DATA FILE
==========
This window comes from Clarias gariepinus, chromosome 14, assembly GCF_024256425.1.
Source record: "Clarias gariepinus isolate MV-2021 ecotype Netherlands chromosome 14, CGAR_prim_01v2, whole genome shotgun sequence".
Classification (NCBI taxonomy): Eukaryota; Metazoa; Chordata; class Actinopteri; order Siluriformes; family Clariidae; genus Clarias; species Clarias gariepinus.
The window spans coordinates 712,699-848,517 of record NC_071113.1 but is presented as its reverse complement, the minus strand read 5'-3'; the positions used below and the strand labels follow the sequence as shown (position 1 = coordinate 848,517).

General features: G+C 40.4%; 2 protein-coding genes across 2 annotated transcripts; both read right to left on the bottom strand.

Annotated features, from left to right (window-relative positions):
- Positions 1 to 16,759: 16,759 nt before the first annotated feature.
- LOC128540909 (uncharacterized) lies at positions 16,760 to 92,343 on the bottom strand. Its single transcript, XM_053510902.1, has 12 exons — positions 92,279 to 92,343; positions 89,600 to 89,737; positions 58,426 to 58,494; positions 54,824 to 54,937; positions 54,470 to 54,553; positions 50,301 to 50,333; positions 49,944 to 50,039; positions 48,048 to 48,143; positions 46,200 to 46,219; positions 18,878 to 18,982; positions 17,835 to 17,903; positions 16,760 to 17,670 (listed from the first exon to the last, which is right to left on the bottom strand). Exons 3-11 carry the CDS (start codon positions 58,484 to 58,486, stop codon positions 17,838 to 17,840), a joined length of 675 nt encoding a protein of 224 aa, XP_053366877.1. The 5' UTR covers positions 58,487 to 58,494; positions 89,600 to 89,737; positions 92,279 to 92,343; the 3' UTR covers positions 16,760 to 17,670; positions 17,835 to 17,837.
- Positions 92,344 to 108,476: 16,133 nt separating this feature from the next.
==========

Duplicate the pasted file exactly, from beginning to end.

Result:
This window comes from Clarias gariepinus, chromosome 14, assembly GCF_024256425.1.
Source record: "Clarias gariepinus isolate MV-2021 ecotype Netherlands chromosome 14, CGAR_prim_01v2, whole genome shotgun sequence".
Classification (NCBI taxonomy): Eukaryota; Metazoa; Chordata; class Actinopteri; order Siluriformes; family Clariidae; genus Clarias; species Clarias gariepinus.
The window spans coordinates 712,699-848,517 of record NC_071113.1 but is presented as its reverse complement, the minus strand read 5'-3'; the positions used below and the strand labels follow the sequence as shown (position 1 = coordinate 848,517).

General features: G+C 40.4%; 2 protein-coding genes across 2 annotated transcripts; both read right to left on the bottom strand.

Annotated features, from left to right (window-relative positions):
- Positions 1 to 16,759: 16,759 nt before the first annotated feature.
- LOC128540909 (uncharacterized) lies at positions 16,760 to 92,343 on the bottom strand. Its single transcript, XM_053510902.1, has 12 exons — positions 92,279 to 92,343; positions 89,600 to 89,737; positions 58,426 to 58,494; positions 54,824 to 54,937; positions 54,470 to 54,553; positions 50,301 to 50,333; positions 49,944 to 50,039; positions 48,048 to 48,143; positions 46,200 to 46,219; positions 18,878 to 18,982; positions 17,835 to 17,903; positions 16,760 to 17,670 (listed from the first exon to the last, which is right to left on the bottom strand). Exons 3-11 carry the CDS (start codon positions 58,484 to 58,486, stop codon positions 17,838 to 17,840), a joined length of 675 nt encoding a protein of 224 aa, XP_053366877.1. The 5' UTR covers positions 58,487 to 58,494; positions 89,600 to 89,737; positions 92,279 to 92,343; the 3' UTR covers positions 16,760 to 17,670; positions 17,835 to 17,837.
- Positions 92,344 to 108,476: 16,133 nt separating this feature from the next.